The file path is expected to neither start nor end with a slash, contain no sequences of more than one slash and not contain the components . or ...

On the bit level, the mode field is structured as follows:

1 1 1 1 1 1
5 4 3 2 1 0 9 8 7 6 5 4 3 2 1 0
  type |U|G|S|r|w|x|r|w|x|r|w|x|
    |   | | | | | | | | | | | |
    |   | | | | | | | | | | | +--- others execute permission flag
    |   | | | | | | | | | | +----- others write permission flag
    |   | | | | | | | | | +------- others read permission flag
    |   | | | | | | | | +--------- group execute permission flag
    |   | | | | | | | +----------- group write permission flag
    |   | | | | | | +------------- group read permission flag
    |   | | | | | +--------------- owner execute permission flag
    |   | | | | +----------------- owner write permission flag
    |   | | | +------------------- owner read permission flag
    |   | | +--------------------- sticky bit
    |   | +----------------------- set GID bit
    |   +------------------------- set UID bit
    +----------------------------- file type

Currently, the following file types are supported:

  • S_IFCHR with a value of 2. The entry defines a character device.
  • S_IFDIR with a value of 4. The entry defines a directory.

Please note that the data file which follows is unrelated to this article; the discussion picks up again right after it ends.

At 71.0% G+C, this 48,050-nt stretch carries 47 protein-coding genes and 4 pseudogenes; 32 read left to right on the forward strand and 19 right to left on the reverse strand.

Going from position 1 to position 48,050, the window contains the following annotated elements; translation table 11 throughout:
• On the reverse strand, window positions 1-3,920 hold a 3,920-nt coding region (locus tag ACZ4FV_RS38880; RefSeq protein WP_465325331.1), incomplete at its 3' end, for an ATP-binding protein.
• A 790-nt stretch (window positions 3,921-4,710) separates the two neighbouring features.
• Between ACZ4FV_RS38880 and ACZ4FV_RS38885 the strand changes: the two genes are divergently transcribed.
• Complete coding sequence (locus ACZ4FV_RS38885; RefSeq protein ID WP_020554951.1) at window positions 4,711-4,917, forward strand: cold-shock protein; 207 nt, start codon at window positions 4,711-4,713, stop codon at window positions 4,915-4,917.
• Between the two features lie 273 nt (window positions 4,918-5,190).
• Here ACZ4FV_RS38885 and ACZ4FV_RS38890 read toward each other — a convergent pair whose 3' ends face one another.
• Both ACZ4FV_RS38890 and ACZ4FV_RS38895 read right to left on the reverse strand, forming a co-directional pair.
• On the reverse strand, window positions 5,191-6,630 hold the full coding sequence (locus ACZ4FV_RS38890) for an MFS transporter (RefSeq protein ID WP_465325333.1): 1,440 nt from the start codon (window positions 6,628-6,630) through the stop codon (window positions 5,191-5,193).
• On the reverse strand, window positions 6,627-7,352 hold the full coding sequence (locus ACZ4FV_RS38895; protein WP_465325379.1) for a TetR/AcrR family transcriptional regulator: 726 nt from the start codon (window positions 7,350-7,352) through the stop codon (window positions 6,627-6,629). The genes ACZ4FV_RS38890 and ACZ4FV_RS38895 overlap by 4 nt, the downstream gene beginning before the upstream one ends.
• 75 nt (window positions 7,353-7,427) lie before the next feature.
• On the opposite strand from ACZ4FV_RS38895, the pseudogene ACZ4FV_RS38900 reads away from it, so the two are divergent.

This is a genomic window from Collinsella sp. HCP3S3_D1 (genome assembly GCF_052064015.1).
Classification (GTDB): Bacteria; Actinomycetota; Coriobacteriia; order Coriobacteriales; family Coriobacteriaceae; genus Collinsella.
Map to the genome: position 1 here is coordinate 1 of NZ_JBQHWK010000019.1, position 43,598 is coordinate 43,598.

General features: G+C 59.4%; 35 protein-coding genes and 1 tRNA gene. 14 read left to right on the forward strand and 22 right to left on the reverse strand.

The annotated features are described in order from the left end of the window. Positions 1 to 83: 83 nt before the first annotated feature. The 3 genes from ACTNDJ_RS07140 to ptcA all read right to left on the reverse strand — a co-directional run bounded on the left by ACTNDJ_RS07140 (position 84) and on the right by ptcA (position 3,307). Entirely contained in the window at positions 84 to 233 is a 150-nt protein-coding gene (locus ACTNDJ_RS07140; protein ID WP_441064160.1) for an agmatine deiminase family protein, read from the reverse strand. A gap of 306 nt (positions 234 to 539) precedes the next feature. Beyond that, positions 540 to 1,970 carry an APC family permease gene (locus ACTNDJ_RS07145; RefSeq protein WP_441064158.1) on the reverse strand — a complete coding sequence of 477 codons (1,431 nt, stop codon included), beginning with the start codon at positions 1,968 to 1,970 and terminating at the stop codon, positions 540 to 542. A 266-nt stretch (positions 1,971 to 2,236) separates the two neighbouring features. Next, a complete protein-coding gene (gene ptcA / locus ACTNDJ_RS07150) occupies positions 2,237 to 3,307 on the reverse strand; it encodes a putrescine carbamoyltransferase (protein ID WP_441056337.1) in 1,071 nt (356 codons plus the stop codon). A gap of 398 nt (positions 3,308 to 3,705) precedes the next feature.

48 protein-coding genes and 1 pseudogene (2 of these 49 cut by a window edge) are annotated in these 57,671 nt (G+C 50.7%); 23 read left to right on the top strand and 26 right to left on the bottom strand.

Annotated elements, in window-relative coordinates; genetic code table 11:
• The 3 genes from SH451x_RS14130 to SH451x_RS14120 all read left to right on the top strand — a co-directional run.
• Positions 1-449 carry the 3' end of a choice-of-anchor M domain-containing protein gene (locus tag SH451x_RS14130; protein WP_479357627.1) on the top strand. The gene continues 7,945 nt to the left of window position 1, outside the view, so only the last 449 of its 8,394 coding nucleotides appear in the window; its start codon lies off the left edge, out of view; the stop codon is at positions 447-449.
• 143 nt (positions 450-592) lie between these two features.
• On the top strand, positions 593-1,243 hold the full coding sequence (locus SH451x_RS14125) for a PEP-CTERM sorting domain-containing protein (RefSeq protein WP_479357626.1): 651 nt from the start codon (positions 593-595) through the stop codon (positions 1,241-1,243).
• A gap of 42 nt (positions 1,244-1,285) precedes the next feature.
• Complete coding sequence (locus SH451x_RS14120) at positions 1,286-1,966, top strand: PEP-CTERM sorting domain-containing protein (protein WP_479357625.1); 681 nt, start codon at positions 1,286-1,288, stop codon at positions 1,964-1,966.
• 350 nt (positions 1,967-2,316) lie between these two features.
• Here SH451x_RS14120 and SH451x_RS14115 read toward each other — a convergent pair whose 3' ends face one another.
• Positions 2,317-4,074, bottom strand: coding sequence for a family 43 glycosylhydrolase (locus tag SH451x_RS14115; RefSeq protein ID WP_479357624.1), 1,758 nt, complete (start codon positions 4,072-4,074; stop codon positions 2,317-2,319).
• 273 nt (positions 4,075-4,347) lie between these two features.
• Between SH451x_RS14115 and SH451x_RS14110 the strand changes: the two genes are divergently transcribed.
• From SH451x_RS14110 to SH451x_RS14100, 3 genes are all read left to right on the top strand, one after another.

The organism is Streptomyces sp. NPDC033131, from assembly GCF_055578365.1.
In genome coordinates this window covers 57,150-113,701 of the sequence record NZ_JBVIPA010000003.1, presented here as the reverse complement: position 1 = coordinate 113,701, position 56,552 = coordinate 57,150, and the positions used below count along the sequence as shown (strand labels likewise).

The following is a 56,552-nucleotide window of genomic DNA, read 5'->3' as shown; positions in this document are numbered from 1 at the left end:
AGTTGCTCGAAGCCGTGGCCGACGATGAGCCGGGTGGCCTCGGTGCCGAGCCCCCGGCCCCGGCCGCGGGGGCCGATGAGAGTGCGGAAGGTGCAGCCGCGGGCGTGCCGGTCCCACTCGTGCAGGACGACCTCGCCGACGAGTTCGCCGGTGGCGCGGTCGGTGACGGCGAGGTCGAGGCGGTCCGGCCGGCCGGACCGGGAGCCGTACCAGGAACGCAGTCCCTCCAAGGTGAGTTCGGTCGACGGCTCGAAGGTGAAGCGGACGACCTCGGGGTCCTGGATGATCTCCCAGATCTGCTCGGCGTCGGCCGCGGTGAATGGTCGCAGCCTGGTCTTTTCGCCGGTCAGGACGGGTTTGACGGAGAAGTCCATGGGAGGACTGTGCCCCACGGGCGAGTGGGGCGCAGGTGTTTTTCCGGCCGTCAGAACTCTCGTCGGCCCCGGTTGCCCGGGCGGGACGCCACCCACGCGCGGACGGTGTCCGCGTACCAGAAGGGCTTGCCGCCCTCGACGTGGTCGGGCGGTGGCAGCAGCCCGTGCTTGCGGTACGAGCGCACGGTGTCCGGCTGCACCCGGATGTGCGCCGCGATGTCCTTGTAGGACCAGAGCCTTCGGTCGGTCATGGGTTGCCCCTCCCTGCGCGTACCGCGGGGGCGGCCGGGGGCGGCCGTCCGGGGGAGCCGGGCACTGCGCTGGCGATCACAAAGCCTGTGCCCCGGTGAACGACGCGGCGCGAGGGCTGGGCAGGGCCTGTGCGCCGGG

• S_IFBLK with a value of 6. The entry defines a block device.
  • S_IFREG with a value of 8. The entry defines a regular file.
  • S_IFLNK with a value of 10. The entry defines a symbolic link.

For character and block devices, the file path is followed by a byte aligned, 64 bit device number.

For regular files, the path is followed by a byte aligned, 64 bit integer indicating the total size of the file in bytes, followed by a byte aligned, 32 bit integer containing a unique file ID.

For symlinks, the path is followed by a byte aligned, 16 bit integer holding the length of the target path, followed by the byte aligned symlink target.

Data Record

A package may contain multiple data records holding raw file data. Each data record contains a sequence of a byte aligned, 32 bit file ID, followed by raw data until the file is filled (size indicated by table of contents is reached).

A file may not span across multiple data records. A file ID must not occur more than once in a data record and must only occur in a single data record.